Polycarp, bishop of Smyrna in Asia Minor, provides a valuable link between the church of the apostles and the church of the second century. His martyrdom was recorded in detail, and this provides a touching account of his death.
Polycarp was born about 70 CE, probably in Asia Minor. He learned some of his Christian faith from St John, who lived his final years in Ephesus. Polycarp himself taught Irenaeus, who became bishop of Lyons in 177. Polycarp became the leader of the Christian community in Smyrna and was bishop there for many years. In the early second century Asia Minor was the area in which Christianity found the strongest support.
When Ignatius of Antioch passed Smyrna on his way to martyrdom in Rome in 107, he wrote to the church in Smyrna, and a letter of Polycarp to the Philippians about the same time also survives. Polycarp made no pretensions to scholarship and theology, but exhorted the Christians in Philippi to live circumspectly and bring no discredit on the church. He quoted from Paul and from Matthew’s Gospel in support of his comments. The church was still very young and only slowly developing firm theological convictions. Polycarp was particularly anxious about those who deny that Christ was truly human. Some found it easier to believe in a Saviour who was a heavenly visitor rather than one of us.
From about 150 the church in Asia Minor became the centre of public dislike. Pagans and Jews alike sought to have the church crushed. The state was promoting with some zeal the religious oath to the emperor as a sign of loyalty to the state, and the Jews, who lived in an uneasy truce with Rome after the bloody and unsuccessful rebellion twenty years before, regarded the Christians as a destabilising influence. Both groups, therefore, found the Christians a convenient target.
Polycarp himself was arrested, probably in 156, and urged to deny his Christianity and acknowledge the lordship of the emperor. “Swear and I will let you go”, the governor told him, “Curse Christ.” Polycarp replied, “For eighty-six years I have been his servant, and he has done me no wrong. How can I blaspheme against my king and saviour?”
“You are the Messiah, the Son of the living God” (Matthew 16:16). In these words, Simon bar-Jonah confessed his faith in Jesus, who accepted the title with an answering pun: “You are Peter, and on this rock (petra) I will build my church” (Matthew 16:18). Characteristically, Peter promptly gets things wrong and is denounced as a stumbling block (Matthew 16:22-23).
The rough and impulsive fisherman figures prominently in the New Testament. He and his brother Andrew were the first of the disciples to be called. It was Peter who tried to walk on the water and began to sink; it was he who on the impulse of the moment wanted to build three shelters on the mountain of the transfiguration; it was Peter who rashly boasted his faithfulness to death and within a few hours denied any knowledge of his master.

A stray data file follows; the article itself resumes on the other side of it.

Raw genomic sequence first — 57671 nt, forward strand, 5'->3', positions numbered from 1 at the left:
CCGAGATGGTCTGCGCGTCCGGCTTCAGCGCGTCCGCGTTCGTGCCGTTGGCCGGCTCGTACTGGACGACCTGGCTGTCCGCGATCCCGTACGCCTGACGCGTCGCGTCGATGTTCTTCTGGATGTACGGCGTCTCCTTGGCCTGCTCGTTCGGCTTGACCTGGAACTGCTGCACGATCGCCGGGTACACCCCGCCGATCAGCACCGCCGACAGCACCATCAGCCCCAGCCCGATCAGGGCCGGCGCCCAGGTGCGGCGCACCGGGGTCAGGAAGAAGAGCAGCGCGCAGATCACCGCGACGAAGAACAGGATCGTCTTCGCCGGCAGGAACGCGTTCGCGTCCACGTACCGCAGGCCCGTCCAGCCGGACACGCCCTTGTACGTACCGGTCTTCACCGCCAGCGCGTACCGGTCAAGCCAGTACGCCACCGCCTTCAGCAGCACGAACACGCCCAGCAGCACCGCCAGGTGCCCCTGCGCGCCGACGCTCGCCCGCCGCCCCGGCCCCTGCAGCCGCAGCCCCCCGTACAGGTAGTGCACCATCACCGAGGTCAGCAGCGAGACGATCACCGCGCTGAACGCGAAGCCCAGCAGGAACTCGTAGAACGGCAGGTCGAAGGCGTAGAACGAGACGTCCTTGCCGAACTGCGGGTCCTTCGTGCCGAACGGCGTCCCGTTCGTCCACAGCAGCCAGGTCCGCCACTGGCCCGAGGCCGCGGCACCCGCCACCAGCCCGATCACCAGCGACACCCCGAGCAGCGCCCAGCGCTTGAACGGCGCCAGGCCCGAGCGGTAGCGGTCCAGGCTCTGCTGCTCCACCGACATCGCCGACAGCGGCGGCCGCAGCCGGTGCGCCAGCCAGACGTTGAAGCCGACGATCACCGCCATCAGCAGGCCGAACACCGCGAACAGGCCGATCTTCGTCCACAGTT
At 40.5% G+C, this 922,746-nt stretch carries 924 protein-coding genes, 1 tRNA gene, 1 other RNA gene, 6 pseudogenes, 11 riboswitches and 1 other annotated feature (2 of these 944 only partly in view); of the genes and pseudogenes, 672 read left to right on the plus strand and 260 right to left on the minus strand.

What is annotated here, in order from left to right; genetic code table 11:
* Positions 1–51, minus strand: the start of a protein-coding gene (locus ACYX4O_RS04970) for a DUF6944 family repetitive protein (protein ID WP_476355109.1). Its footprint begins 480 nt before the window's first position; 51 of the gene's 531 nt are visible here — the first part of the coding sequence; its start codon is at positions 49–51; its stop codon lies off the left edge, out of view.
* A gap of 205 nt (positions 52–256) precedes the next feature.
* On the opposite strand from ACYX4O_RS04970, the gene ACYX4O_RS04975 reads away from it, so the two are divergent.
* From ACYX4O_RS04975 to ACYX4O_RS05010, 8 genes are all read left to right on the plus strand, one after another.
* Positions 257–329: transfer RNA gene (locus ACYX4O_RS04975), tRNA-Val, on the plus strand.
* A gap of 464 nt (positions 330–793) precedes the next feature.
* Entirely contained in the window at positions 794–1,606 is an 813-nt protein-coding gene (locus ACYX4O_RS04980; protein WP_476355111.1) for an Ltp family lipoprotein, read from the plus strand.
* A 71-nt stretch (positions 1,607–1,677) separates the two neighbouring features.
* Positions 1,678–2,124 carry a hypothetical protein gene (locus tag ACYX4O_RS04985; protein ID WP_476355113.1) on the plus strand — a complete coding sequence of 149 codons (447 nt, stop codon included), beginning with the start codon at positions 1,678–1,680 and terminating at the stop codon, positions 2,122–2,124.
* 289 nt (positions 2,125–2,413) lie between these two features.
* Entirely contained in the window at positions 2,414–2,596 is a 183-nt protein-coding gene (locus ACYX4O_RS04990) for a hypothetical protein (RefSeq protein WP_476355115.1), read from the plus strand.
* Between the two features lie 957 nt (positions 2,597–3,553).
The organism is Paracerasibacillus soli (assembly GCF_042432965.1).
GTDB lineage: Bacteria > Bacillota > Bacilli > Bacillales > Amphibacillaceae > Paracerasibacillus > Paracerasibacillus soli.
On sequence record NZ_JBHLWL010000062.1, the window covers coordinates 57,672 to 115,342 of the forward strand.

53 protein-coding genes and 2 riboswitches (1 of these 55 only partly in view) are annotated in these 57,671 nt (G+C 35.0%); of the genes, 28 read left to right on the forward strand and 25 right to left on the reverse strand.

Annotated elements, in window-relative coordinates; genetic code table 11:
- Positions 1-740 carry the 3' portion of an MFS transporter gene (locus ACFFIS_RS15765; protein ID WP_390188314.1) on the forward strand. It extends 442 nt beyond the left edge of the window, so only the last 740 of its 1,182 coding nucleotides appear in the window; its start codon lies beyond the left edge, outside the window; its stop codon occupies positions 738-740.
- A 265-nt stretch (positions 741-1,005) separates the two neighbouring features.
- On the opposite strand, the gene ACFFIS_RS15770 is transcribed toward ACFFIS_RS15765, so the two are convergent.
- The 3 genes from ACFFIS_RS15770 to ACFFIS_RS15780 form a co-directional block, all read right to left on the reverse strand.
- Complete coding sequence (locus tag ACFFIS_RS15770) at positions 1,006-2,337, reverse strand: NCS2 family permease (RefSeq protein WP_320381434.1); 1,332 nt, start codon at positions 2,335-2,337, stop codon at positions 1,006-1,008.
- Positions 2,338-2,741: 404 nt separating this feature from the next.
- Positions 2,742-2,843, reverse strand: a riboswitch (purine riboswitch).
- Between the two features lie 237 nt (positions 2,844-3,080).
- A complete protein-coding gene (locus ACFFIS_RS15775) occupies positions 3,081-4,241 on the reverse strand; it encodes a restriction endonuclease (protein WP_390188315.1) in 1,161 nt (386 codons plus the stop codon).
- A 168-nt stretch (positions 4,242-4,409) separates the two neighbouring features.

After the resurrection, however, Peter rapidly grows in importance as a leader of the Twelve, and, after Pentecost, risks imprisonment and death, speaking out boldly in the name of Jesus and proclaiming his belief that Jesus is indeed the Messiah and has been raised from the dead. He was, as Paul says, one of the pillars of the church (Galatians 2:9), the rock whose strength and courage sustained the young church as it felt its way beyond the boundaries of the Jewish community. First there was the mission to Samaria. Then, after initial doubts about the admission of Gentile converts, Peter has the humility to accept a change of heart and to baptise the Roman centurion Cornelius and his household (Acts 10).
Even then, Peter had to struggle with his inbred prejudices. Paul, writing to the Galatians, reports how he felt bound to rebuke Peter for giving in to the pressure of Jewish Christians who wanted him to separate himself from the table-fellowship with Gentile Christians (Galatians 2:11-14).
Except for an oblique reference in the first letter of Peter (1 Peter 5:12) and a possible hint by Paul (Romans 15:20-22), there is no reference in the New Testament to Peter’s presence in Rome, but the reports that he was there are early and well-attested, and the site of his burial under the high altar of St Peter’s Basilica has considerable evidence in its favour. According to tradition he was executed during the Neronian persecution in Rome in 64 CE.
A special observance for “The Confession of St Peter” has been included in several recent Anglican revisions of the Calendar. It provides an observance for Peter similar to “The Conversion of St Paul” (25 January), in contrast to the joint commemoration of their deaths (29 June).
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